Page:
Obama has resumed the war in Somalia. In addition to the aforementioned drone strikes, the U.S. is giving millions of dollars to Somali troops described by reporters as “ineffective”. The U.S. is also giving support to Ugandan, Kenyan, and Ethiopian military troops to fight in Somalia.
In 2009, the United States used a cluster bomb against an alleged al-Qaeda training camp; the attack is estimated to have killed 41 civilians. The United States is one of few industrialized nations not to have signed the Convention on Cluster Munitions. The Obama administration has continued Bush’s refusal to sign the Mine Ban Treaty.
The Obama administration shipped arms to Saudi Arabia to quell a rebellion in North Yemen, while publicly claiming to be uninvolved. When larger masses of Yemenis began protesting the long-standing rule of President Ali Abdullah Saleh, the Obama administration supported Saleh; after it became clear that the movement against Saleh was too broad, the White House became involved in the negotiations to remove Saleh peacefully, all while continuing its drone war against alleged Yemeni terrorists. When Saleh finally stepped down, Obama praised the transfer of power as “a new beginning” , despite continued protests in the country against the immunity from prosecution Saleh received in the power transfer agreement.
The Obama administration revived a Rumsfeld plan to equip ICBMs with conventional warheads—a plan that even the Bush administration eventually scrapped because it was too dangerous.
In 2010, the State Department hired Xe services, better known as Blackwater, to provide security at new U.S. consulates in Afghanistan. Nearly simultaneously, Xe was given a contract to provide security at CIA bases in Afghanistan and other undisclosed countries.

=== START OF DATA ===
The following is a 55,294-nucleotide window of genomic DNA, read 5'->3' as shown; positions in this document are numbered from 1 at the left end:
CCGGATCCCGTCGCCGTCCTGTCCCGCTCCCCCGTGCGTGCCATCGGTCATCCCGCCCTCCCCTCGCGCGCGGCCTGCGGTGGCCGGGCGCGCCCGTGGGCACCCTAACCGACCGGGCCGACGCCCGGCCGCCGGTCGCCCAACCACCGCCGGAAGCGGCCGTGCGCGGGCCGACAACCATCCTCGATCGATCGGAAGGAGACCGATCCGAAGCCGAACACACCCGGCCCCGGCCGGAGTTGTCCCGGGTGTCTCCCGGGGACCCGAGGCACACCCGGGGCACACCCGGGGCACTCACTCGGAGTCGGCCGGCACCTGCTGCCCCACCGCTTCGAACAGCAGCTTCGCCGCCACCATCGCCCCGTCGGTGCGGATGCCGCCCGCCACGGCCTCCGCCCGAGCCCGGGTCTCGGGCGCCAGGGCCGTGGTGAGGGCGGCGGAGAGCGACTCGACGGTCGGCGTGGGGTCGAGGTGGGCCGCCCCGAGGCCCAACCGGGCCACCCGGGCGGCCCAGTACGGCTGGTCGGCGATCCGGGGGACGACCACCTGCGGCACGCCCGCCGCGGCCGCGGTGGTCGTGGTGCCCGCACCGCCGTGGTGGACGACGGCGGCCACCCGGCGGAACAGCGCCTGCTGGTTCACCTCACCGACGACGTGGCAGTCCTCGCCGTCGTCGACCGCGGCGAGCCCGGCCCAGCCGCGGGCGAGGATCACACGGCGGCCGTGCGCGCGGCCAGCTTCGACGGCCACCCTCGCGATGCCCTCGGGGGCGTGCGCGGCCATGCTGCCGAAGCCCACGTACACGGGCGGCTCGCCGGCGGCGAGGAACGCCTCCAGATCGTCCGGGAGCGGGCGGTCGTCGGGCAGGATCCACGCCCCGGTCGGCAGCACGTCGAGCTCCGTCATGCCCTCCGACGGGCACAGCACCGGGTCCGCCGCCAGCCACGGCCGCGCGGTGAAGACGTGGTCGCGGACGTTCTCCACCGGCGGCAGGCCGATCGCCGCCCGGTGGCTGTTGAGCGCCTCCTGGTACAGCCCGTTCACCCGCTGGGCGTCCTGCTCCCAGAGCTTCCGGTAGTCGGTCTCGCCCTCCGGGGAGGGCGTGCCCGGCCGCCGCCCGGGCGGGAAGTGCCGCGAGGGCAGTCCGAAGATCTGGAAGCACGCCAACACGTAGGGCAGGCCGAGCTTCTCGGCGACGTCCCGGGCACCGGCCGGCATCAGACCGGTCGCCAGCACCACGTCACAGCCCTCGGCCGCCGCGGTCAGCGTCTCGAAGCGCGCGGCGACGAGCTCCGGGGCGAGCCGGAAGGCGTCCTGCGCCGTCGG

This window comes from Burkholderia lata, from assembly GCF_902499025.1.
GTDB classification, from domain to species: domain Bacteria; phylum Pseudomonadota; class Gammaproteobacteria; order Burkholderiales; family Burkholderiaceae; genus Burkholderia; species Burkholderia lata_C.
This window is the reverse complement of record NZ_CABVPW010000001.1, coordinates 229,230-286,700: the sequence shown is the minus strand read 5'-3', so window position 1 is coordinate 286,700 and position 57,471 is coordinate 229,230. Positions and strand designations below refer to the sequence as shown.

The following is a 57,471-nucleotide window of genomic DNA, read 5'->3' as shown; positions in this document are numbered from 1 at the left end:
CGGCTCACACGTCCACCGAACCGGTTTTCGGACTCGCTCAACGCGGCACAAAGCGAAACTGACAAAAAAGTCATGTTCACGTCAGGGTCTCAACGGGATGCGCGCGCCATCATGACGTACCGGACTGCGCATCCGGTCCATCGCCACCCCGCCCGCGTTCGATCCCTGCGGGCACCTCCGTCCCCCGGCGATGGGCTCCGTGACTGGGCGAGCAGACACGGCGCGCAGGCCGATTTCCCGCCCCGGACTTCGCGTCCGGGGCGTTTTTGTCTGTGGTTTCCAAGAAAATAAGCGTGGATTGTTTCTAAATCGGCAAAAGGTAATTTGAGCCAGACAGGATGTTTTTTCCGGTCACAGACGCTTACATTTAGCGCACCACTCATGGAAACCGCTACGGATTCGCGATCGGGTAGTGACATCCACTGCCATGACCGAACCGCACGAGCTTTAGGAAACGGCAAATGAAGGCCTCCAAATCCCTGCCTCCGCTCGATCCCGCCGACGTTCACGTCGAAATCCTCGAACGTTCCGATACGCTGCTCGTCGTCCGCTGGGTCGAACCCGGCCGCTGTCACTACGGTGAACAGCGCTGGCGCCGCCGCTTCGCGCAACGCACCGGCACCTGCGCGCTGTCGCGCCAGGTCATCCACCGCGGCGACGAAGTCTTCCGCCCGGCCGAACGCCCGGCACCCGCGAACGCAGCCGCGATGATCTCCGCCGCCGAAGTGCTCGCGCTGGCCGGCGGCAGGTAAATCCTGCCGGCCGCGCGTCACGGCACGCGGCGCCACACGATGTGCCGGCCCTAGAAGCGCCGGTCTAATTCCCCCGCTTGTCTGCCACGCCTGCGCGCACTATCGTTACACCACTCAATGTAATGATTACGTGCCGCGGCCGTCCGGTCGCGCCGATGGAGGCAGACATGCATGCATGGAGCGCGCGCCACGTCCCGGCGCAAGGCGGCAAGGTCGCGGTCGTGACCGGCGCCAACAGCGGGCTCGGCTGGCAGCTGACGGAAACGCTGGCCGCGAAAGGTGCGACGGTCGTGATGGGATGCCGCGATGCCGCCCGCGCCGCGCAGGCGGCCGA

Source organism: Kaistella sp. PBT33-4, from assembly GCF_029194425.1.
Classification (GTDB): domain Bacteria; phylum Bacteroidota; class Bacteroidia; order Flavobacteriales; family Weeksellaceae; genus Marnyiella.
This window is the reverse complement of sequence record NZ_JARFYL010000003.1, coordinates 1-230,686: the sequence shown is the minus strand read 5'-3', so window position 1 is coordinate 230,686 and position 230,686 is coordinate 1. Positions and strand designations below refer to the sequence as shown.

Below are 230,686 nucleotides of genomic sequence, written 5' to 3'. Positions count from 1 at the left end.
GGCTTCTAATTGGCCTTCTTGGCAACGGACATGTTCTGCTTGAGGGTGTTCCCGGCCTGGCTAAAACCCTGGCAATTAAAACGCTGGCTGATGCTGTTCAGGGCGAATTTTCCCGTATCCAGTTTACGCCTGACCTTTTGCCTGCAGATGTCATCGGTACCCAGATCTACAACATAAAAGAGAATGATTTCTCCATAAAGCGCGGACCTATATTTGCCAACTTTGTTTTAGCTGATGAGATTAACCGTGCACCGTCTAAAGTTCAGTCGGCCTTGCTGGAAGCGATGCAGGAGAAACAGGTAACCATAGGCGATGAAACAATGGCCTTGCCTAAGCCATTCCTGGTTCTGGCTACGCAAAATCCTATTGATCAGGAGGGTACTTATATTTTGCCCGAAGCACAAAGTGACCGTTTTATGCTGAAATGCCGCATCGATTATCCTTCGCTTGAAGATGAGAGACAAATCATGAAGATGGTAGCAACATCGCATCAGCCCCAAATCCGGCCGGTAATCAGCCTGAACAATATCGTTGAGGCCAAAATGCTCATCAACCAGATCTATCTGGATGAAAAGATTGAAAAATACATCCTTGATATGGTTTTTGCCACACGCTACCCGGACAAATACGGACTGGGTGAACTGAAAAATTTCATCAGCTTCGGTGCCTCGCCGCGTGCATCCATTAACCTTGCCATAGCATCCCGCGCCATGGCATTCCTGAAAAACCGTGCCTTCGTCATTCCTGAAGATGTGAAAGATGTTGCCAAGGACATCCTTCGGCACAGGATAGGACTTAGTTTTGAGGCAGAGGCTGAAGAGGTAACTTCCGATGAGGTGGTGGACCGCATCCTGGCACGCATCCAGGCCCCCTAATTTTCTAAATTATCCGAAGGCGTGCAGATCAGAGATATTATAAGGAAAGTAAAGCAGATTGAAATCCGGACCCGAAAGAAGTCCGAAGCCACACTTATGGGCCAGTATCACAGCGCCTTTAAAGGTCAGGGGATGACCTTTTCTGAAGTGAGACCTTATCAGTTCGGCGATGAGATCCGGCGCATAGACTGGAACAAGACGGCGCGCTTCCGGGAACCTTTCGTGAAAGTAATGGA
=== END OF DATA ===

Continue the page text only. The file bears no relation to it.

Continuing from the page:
The Department of Defense sold $60 billion worth of arms to Saudi Arabia in 2010, including 84 F-15s, 190 helicopters, and massive amounts of bombs and missiles.
The United States has expanded its clandestine presence in Middle East and nearby countries, friend and foe, such as Iran, Saudi Arabia, and Somalia. This new order makes it clear that such operations are intended to be long-term.
The Obama administration worked out an agreement with Afghanistan that would keep U.S. troops in the country until 2024.
What we can Expect ……
Both candidates agree that military intervention in Iran should be the last option and both would like for a diplomatic course to be followed first. Where they differ in opinion, is in the amount of sanctions that should be implemented, and the timing of such sanctions.
President Obama has come under extensive scrutiny for placing too many conditions on the table when referring to the Israeli / Palestinian relationship.
What I would like to see is a balanced and fair approach … In other words, we must continue to put pressure on Palestine and deny them statehood so long as they continue to call for the demise of the Jewish state. Likewise, it is imperative that we reprimand Israel for its wanton disregard for the principles of international law as it continues its advancement into the West Bank.
We can expect neither candidate to push for negotiations at this time. Both recognize the current climate will not welcome peace talks. Stalling and more blame will be the likely tactic going forward.
If as a nation we are brave enough to apply pressure on all fronts, I am confident that we will reach real diplomatic solutions.
It is unfortunate for this region in turmoil, because I believe a push for dialogue would be a win-win approach considering the masses are now beginning to change mentally. An undercurrent of awakened consciousness lies just below the surface and as global citizens we should be willing to ride the wave.
Thank you for reading … See you at the polls … Peace & Blessings, Maritza